A bishop is a bishop. As a bishop, he has a position of authority and respect by default. Just because he's not the superior general doesn't mean he lacks the ability to put a stop to some if not all of the garbage that was happening. I think it was in that moment I realized he was all lip service and just as spineless as the rest. I told him as much. He truly lost my respect when it became obvious to me that his ecclesial office was not going to be used to prevent further scandal.
The most recent report of sex abuse at the hands of an SSPX priest left me seething with anger.
After roughly two years of abuse reports within the SSPX making headlines, here we learned of a case that happened within the last year. To me, this was absolutely unacceptable. It's as though the SSPX learned nothing from the negative exposure — either that, or they simply didn't care. And why should they? The numbers in the pews were increasing. The building projects were exceeding fundraising goals. The seminaries were getting record enrollment. Let's be honest, they had everything going for them.
Knowing that the case involved incest, I had a hunch the SSPX would have to make some sort of statement. This was heinous. We're talking about a new level of diabolic: incest sexual assault of a niece.
Sure enough, there was a statement — if you could call it that. It lacked any sincerity or responsibility. For me, that's when it clicked: The silence was sinister. The denial was diabolical.
When it came to matters of abuse, I concluded that the SSPX was perhaps more vile than other areas of the Church because they wear sheep's clothing that is far more deceiving than most of the wolves. Just as their vestments are beautiful and elaborate, so is the wool they are pulling over the eyes of the faithful.
This, I concluded, is demonic. To not even issue so much as a public apology for all of the cases that have occurred over the years was now something I simply couldn't comprehend. How could anybody with a heart be so silent in the face of pain? Why would the SSPX not even release the names of the credibly accused?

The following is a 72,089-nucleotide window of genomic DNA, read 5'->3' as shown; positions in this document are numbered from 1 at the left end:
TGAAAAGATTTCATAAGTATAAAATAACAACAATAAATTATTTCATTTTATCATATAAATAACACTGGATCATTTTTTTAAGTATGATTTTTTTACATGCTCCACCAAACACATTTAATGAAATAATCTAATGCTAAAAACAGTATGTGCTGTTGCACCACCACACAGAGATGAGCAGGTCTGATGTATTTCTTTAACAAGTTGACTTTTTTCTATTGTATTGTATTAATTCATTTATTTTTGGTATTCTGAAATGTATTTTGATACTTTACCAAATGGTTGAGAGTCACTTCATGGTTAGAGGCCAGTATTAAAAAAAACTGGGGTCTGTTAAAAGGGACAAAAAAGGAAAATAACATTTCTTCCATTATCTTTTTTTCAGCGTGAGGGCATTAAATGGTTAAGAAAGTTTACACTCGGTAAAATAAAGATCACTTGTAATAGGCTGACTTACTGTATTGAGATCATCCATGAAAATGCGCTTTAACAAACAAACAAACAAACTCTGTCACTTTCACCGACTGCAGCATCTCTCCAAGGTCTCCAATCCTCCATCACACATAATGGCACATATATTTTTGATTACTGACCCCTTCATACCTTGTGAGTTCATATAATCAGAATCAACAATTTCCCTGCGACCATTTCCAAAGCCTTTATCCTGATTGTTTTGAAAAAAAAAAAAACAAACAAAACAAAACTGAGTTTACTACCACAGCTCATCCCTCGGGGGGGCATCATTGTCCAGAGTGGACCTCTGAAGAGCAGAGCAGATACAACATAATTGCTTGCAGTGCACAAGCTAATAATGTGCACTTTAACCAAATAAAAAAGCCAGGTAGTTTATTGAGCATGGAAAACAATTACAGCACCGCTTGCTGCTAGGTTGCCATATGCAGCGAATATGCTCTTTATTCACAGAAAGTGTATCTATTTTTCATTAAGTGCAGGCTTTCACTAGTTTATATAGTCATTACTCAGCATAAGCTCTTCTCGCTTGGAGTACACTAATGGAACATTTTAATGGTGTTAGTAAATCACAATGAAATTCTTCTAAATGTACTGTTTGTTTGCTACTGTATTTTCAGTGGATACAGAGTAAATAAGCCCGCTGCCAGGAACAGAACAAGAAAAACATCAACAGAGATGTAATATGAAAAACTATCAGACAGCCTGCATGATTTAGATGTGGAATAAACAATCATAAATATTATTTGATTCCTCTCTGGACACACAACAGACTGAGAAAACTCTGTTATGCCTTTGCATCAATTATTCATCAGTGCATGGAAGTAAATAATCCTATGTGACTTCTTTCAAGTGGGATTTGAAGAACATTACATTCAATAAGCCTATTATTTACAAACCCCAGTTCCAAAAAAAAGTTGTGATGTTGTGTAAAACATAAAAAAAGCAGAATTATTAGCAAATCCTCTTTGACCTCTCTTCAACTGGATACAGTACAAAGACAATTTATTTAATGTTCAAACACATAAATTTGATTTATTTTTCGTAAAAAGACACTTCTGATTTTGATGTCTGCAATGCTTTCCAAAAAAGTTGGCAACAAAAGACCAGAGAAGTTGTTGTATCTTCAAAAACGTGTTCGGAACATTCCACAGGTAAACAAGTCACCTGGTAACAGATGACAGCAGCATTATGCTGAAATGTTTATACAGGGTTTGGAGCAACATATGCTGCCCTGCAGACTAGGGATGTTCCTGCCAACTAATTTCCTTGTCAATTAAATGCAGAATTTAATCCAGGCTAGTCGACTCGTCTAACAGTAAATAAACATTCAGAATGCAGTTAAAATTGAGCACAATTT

Again, I came back to the fact that the latest case wasn't something from the annals of history: This is recent. This meant that whatever measures had been put in place are clearly failing. It meant that the deranged deviant clergy felt comfortable committing these heinous crimes because they know the leadership will protect them.
They know that the laity will invent excuses for their disgusting behavior. They know that the victims and those that speak out will be subject to attacks, ostracized by the communities and defamed on a grand scale. This isn't prevention; this is encouraging more of the same filth.
I held out hope that the three bishops would issue a joint statement. These are the clergy who ordain the priests. These are the shepherds. Surely they knew it was their duty now more than ever to apologize.
But they didn't.
Witnessing what I had seen in just a few short years was enough for me to realize that the SSPX is a bright shining gaslight on the road to Hell. The souls of the laity are in jeopardy. Sadly, these people believe they are doing the work of God by defending the SSPX. They're not.